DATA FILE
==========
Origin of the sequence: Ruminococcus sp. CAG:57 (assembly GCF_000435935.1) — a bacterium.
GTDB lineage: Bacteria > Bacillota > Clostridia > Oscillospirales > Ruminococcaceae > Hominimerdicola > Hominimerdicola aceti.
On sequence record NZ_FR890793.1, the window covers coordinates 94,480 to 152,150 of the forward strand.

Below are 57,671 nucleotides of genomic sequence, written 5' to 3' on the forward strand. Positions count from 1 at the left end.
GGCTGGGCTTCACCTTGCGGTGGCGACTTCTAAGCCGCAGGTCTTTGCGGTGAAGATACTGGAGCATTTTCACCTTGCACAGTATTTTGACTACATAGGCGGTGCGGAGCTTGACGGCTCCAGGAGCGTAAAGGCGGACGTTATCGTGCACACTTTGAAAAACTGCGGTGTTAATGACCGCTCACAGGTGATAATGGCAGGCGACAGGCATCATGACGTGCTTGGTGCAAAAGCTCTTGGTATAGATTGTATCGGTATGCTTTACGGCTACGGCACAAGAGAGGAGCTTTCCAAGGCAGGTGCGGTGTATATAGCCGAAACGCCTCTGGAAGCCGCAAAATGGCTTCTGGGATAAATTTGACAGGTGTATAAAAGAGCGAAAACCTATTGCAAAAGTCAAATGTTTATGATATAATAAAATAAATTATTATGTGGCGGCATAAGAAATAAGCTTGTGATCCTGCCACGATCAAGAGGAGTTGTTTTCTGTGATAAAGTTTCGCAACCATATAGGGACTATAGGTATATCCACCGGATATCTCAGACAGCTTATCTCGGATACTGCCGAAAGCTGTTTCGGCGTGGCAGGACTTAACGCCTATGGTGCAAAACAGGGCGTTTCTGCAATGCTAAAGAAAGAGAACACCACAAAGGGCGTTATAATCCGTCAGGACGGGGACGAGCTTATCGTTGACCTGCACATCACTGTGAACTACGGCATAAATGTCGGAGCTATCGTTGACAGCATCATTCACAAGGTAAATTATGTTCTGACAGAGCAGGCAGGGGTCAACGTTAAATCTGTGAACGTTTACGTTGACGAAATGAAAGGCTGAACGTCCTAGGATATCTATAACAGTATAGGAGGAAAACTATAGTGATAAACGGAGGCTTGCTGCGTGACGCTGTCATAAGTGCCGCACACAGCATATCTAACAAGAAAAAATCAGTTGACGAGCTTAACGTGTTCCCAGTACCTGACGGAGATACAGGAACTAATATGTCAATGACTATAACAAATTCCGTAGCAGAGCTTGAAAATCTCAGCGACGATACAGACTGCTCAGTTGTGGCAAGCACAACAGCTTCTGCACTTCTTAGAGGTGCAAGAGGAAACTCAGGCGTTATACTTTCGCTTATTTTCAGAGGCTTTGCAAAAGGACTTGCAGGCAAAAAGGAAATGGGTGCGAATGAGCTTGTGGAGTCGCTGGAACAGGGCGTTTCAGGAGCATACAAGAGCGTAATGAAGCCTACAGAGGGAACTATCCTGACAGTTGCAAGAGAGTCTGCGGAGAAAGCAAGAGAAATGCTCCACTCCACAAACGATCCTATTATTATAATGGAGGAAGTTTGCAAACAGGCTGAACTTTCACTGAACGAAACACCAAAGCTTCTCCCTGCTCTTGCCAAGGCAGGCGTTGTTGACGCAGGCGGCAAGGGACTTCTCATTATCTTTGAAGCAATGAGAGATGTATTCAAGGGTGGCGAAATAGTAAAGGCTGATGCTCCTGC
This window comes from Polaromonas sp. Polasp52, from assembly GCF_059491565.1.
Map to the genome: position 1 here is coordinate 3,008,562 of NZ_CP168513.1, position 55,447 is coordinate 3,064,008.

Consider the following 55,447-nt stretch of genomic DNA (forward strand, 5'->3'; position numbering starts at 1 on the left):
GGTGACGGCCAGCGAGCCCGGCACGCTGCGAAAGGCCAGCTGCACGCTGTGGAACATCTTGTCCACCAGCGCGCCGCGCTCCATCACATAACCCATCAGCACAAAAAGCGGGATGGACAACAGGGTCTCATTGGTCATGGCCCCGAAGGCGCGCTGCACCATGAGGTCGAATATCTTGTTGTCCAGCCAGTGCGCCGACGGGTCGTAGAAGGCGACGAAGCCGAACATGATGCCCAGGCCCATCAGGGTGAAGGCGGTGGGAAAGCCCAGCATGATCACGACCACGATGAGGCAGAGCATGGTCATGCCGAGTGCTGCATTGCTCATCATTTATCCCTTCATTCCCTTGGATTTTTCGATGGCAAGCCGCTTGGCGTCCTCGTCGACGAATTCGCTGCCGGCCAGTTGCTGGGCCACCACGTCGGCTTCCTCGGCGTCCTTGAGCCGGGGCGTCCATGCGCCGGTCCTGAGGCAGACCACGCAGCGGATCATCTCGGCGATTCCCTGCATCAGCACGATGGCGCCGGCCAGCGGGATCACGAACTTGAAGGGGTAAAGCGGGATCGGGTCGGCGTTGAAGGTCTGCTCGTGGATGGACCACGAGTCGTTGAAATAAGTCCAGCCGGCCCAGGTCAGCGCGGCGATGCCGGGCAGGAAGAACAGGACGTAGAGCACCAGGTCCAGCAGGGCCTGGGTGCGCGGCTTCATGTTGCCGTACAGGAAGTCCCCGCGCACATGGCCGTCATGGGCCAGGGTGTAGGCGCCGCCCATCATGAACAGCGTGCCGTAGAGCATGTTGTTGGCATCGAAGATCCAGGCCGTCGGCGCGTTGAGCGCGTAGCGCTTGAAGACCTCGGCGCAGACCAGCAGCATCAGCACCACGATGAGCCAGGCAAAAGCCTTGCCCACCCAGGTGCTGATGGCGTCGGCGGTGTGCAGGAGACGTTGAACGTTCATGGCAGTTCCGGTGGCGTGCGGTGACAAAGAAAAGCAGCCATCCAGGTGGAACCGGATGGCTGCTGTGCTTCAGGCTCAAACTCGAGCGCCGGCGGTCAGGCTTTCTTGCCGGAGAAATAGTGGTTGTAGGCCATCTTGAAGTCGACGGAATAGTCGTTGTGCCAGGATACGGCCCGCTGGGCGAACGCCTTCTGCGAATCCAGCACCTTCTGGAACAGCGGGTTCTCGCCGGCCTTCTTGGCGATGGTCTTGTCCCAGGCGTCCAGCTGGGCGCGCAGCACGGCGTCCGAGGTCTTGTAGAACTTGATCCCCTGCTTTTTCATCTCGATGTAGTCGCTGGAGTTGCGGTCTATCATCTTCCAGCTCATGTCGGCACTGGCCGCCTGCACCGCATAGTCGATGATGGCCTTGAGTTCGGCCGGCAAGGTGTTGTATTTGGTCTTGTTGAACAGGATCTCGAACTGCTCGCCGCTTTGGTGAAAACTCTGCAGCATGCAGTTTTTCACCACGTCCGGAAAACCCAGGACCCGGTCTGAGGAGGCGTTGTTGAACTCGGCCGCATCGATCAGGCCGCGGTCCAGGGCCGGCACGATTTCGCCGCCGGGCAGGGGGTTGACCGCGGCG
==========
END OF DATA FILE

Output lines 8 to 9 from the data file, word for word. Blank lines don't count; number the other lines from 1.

Consider the following 55,447-nt stretch of genomic DNA (forward strand, 5'->3'; position numbering starts at 1 on the left):
GGTGACGGCCAGCGAGCCCGGCACGCTGCGAAAGGCCAGCTGCACGCTGTGGAACATCTTGTCCACCAGCGCGCCGCGCTCCATCACATAACCCATCAGCACAAAAAGCGGGATGGACAACAGGGTCTCATTGGTCATGGCCCCGAAGGCGCGCTGCACCATGAGGTCGAATATCTTGTTGTCCAGCCAGTGCGCCGACGGGTCGTAGAAGGCGACGAAGCCGAACATGATGCCCAGGCCCATCAGGGTGAAGGCGGTGGGAAAGCCCAGCATGATCACGACCACGATGAGGCAGAGCATGGTCATGCCGAGTGCTGCATTGCTCATCATTTATCCCTTCATTCCCTTGGATTTTTCGATGGCAAGCCGCTTGGCGTCCTCGTCGACGAATTCGCTGCCGGCCAGTTGCTGGGCCACCACGTCGGCTTCCTCGGCGTCCTTGAGCCGGGGCGTCCATGCGCCGGTCCTGAGGCAGACCACGCAGCGGATCATCTCGGCGATTCCCTGCATCAGCACGATGGCGCCGGCCAGCGGGATCACGAACTTGAAGGGGTAAAGCGGGATCGGGTCGGCGTTGAAGGTCTGCTCGTGGATGGACCACGAGTCGTTGAAATAAGTCCAGCCGGCCCAGGTCAGCGCGGCGATGCCGGGCAGGAAGAACAGGACGTAGAGCACCAGGTCCAGCAGGGCCTGGGTGCGCGGCTTCATGTTGCCGTACAGGAAGTCCCCGCGCACATGGCCGTCATGGGCCAGGGTGTAGGCGCCGCCCATCATGAACAGCGTGCCGTAGAGCATGTTGTTGGCATCGAAGATCCAGGCCGTCGGCGCGTTGAGCGCGTAGCGCTTGAAGACCTCGGCGCAGACCAGCAGCATCAGCACCACGATGAGCCAGGCAAAAGCCTTGCCCACCCAGGTGCTGATGGCGTCGGCGGTGTGCAGGAGACGTTGAACGTTCATGGCAGTTCCGGTGGCGTGCGGTGACAAAGAAAAGCAGCCATCCAGGTGGAACCGGATGGCTGCTGTGCTTCAGGCTCAAACTCGAGCGCCGGCGGTCAGGCTTTCTTGCCGGAGAAATAGTGGTTGTAGGCCATCTTGAAGTCGACGGAATAGTCGTTGTGCCAGGATACGGCCCGCTGGGCGAACGCCTTCTGCGAATCCAGCACCTTCTGGAACAGCGGGTTCTCGCCGGCCTTCTTGGCGATGGTCTTGTCCCAGGCGTCCAGCTGGGCGCGCAGCACGGCGTCCGAGGTCTTGTAGAACTTGATCCCCTGCTTTTTCATCTCGATGTAGTCGCTGGAGTTGCGGTCTATCATCTTCCAGCTCATGTCGGCACTGGCCGCCTGCACCGCATAGTCGATGATGGCCTTGAGTTCGGCCGGCAAGGTGTTGTATTTGGTCTTGTTGAACAGGATCTCGAACTGCTCGCCGCTTTGGTGAAAACTCTGCAGCATGCAGTTTTTCACCACGTCCGGAAAACCCAGGACCCGGTCTGAGGAGGCGTTGTTGAACTCGGCCGCATCGATCAGGCCGCGGTCCAGGGCCGGCACGATTTCGCCGCCGGGCAGGGGGTTGACCGCGGCG